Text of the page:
Pick of the reading list this month has to be Angela Knight’s ‘Passionate Ink, A Guide to Writing Erotic Romance’.
For your reading pleasure, here’s some tidbits from the back cover blurb:
“If you want to enjoy the heat, then strip off your inhibitions and take a dip… into Passionate Ink.”
“Passionate Ink (un)covers the erotic novel from conception to completion. Straight talk, no purple prose.”
“…she’ll teach you what’s hard (besides that!) about making your erotic romance erotic…”
And for me, the book certainly lives up to the blurb. I loved this book for the following reasons:
1: Erotic romance aside, it’s an extremely informative and easy-to-read manual on the writing process from planning and plotting, to dialogue and prose, and right through to contracts, marketing and writing the dreaded synopsis.
2: It’s relevent (I think!) to any writer who write love scenes, so don’t be put off by the ‘erotic’ bit. For example in a section entitled Building the Romance within Love Scenes, Knight says: “Do not treat your love scenes as porn breaks in the middle of the story. This is a problem I see even among mainstream published romance writers. They know their editors expect a love scene somewher around chapter seven, so the just stick one in. The characters have a mechanical kind of sex that doesn’t really reflect the development of their romance or who they are as people.”
3: The humor! Who can resist section titles like this: Action, In and Out of Bed. Or a chapter entitled: Beyond BIFF and POW – Writing the Perfect Fight Scene. And this, under Dialogue and Prose that Sings: Silver-Tongued Devils. And my personal favorite for sheer honesty: Stupid Writer Tricks: Or, How I Spent Twenty Years Shooting Myself in the Foot.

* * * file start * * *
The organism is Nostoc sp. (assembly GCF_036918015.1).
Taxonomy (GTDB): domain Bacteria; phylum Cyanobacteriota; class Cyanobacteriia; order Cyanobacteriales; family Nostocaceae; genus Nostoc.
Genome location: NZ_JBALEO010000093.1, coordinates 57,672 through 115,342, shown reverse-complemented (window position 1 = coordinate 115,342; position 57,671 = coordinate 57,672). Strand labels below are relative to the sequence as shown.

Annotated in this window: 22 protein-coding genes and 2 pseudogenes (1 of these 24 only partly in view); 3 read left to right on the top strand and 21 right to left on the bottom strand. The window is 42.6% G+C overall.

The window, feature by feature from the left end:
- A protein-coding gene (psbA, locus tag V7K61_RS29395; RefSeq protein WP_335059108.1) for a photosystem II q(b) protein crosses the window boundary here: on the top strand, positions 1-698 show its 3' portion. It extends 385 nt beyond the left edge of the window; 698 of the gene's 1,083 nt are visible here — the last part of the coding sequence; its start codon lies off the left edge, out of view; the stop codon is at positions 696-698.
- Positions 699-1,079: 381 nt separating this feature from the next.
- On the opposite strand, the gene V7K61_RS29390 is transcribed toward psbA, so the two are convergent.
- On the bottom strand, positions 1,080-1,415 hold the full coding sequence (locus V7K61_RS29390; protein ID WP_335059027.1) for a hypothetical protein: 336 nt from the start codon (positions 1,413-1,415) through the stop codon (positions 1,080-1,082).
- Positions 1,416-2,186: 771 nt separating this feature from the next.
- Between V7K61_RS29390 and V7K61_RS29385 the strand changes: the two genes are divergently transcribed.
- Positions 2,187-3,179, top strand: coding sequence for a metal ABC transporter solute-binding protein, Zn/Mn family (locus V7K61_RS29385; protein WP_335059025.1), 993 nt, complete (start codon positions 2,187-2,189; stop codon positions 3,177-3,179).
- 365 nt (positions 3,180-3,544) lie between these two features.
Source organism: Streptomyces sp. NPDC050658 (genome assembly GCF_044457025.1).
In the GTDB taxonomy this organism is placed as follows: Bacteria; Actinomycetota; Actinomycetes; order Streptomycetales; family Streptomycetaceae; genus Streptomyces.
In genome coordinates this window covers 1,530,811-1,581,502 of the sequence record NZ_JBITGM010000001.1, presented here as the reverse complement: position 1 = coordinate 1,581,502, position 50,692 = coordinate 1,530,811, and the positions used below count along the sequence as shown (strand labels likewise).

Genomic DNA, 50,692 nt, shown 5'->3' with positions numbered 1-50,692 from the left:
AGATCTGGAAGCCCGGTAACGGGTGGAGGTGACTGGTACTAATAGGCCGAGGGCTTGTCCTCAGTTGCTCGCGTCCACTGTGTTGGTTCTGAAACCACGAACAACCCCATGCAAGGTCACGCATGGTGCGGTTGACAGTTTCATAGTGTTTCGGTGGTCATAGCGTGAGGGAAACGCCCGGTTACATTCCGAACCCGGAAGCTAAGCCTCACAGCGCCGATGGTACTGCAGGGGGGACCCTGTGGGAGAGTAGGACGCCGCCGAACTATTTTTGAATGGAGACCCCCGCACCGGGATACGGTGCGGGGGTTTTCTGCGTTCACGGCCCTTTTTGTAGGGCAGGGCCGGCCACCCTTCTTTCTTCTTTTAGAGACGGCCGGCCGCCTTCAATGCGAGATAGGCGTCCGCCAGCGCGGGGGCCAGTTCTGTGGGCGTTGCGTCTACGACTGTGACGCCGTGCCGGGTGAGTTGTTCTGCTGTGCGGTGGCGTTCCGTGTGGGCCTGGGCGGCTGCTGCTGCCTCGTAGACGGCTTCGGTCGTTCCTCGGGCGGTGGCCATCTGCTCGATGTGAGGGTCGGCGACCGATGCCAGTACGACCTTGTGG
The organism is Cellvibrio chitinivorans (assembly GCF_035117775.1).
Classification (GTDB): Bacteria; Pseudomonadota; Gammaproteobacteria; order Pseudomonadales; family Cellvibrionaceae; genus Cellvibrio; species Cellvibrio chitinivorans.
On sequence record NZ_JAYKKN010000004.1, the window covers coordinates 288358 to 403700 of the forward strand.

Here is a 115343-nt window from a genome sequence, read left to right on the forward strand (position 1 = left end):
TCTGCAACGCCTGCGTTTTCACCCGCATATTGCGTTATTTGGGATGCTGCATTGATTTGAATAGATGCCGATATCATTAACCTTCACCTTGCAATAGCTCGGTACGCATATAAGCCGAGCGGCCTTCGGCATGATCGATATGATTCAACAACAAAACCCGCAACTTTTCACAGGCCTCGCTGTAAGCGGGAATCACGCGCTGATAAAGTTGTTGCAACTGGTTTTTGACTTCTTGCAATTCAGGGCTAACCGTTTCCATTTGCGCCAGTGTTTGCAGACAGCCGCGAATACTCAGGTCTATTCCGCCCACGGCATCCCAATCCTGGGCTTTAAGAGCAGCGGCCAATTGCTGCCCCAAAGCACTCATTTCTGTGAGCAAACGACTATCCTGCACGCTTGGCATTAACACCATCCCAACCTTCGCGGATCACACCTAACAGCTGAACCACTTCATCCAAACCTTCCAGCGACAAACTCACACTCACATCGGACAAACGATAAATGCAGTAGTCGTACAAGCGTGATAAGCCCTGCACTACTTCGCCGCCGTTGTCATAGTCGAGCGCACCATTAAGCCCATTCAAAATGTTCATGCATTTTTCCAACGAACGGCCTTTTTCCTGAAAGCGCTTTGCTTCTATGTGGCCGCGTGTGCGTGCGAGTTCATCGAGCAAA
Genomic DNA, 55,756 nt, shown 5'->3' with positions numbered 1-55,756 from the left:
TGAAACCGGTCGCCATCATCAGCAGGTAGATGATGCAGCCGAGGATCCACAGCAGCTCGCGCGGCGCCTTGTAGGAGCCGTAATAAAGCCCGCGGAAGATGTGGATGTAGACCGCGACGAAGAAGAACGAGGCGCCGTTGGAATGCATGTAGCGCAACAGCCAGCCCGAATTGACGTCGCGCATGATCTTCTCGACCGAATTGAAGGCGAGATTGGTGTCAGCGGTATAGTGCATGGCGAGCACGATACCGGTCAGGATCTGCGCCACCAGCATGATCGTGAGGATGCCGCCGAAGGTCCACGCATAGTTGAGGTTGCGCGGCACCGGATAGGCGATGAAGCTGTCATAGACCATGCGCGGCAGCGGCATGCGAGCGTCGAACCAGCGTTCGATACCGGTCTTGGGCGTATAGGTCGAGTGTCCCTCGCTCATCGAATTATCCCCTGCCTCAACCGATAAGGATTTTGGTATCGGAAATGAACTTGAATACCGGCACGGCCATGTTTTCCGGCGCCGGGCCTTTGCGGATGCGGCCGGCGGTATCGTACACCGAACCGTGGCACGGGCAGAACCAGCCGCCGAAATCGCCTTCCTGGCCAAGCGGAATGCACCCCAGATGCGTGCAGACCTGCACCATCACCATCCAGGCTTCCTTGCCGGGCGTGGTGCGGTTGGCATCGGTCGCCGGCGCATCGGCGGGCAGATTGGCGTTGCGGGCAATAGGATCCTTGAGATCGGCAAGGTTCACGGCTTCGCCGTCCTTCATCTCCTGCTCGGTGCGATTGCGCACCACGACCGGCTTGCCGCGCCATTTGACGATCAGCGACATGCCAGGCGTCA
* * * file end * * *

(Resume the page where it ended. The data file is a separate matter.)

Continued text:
4: The insight it provides into readers’ tastes. Knight includes a series of answers provided in response to a reader survey she sent out. Questions that are answered include:
-How important is sex in an erotic romance? Where does it rank in relationship to plot, characterisation and setting?
-What kind of sex scenes do you like to read?
-How long is a good sex scene for you? Three pages? Five pages? Ten?
-What do you think of the use of the three Cs in romance? How about the F word? Would you prefer the use of euphemisms, and if so, which ones?
-How important is a Happy Ever After Ending, where the hero and heroine end up together?
So what do readers want, like, dislike or laugh out loud about, when it comes to erotic romance? You might be surprised!
5: And lastly, because there’s lots of lovely quotes from the author’s books used as examples… which of course means I want to take them all off my shelf and indulge in a bit of an orgy – a reading orgy, of course!
Other reads this month include:
-Sins of the Night by Sherrilyn Kenyon
-The Power in the Storm by Tamora Pierce
-Midnight Alley by Rachel Caine
-High Heels and Holidays by Kasey Michaels
-The Fire in the Forging by Tamora Pierce
-Succubus Blues by Richelle Mead
-Empire of Ivory by Naomi Novik
-Lover Unbound by J.R. Ward
-Aerie by Mercedes Lackey
-Starman by Sara Douglass
-Perfume, the Story of a Murderer by Patrick Suskind